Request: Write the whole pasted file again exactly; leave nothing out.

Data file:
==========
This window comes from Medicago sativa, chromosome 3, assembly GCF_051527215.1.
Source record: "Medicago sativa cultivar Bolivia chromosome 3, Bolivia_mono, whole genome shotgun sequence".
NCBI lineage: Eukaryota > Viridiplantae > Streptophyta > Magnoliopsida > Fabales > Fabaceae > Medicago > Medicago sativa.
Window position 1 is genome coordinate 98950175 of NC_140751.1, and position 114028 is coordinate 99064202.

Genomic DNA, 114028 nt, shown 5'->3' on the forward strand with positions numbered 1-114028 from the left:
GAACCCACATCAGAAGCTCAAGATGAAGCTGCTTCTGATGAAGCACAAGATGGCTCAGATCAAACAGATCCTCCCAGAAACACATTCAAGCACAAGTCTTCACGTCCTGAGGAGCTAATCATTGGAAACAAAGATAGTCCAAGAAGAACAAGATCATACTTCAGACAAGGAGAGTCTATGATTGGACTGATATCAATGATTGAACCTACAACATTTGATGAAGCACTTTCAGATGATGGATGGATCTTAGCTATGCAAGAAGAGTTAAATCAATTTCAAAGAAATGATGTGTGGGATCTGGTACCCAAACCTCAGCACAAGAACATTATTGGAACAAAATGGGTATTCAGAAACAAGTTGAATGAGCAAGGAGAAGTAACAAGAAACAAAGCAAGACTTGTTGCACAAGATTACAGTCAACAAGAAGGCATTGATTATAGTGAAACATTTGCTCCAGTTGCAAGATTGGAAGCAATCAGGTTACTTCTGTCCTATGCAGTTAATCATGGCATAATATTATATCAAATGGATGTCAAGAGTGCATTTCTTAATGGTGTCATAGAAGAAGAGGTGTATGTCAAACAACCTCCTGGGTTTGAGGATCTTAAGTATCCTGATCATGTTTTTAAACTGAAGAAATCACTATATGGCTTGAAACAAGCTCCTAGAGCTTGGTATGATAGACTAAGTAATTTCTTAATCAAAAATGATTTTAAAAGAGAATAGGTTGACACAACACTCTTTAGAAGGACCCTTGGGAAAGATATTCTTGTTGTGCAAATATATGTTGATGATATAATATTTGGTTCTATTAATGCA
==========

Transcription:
This window comes from Medicago sativa, chromosome 3, assembly GCF_051527215.1.
Source record: "Medicago sativa cultivar Bolivia chromosome 3, Bolivia_mono, whole genome shotgun sequence".
NCBI lineage: Eukaryota > Viridiplantae > Streptophyta > Magnoliopsida > Fabales > Fabaceae > Medicago > Medicago sativa.
Window position 1 is genome coordinate 98950175 of NC_140751.1, and position 114028 is coordinate 99064202.

Genomic DNA, 114028 nt, shown 5'->3' on the forward strand with positions numbered 1-114028 from the left:
GAACCCACATCAGAAGCTCAAGATGAAGCTGCTTCTGATGAAGCACAAGATGGCTCAGATCAAACAGATCCTCCCAGAAACACATTCAAGCACAAGTCTTCACGTCCTGAGGAGCTAATCATTGGAAACAAAGATAGTCCAAGAAGAACAAGATCATACTTCAGACAAGGAGAGTCTATGATTGGACTGATATCAATGATTGAACCTACAACATTTGATGAAGCACTTTCAGATGATGGATGGATCTTAGCTATGCAAGAAGAGTTAAATCAATTTCAAAGAAATGATGTGTGGGATCTGGTACCCAAACCTCAGCACAAGAACATTATTGGAACAAAATGGGTATTCAGAAACAAGTTGAATGAGCAAGGAGAAGTAACAAGAAACAAAGCAAGACTTGTTGCACAAGATTACAGTCAACAAGAAGGCATTGATTATAGTGAAACATTTGCTCCAGTTGCAAGATTGGAAGCAATCAGGTTACTTCTGTCCTATGCAGTTAATCATGGCATAATATTATATCAAATGGATGTCAAGAGTGCATTTCTTAATGGTGTCATAGAAGAAGAGGTGTATGTCAAACAACCTCCTGGGTTTGAGGATCTTAAGTATCCTGATCATGTTTTTAAACTGAAGAAATCACTATATGGCTTGAAACAAGCTCCTAGAGCTTGGTATGATAGACTAAGTAATTTCTTAATCAAAAATGATTTTAAAAGAGAATAGGTTGACACAACACTCTTTAGAAGGACCCTTGGGAAAGATATTCTTGTTGTGCAAATATATGTTGATGATATAATATTTGGTTCTATTAATGCA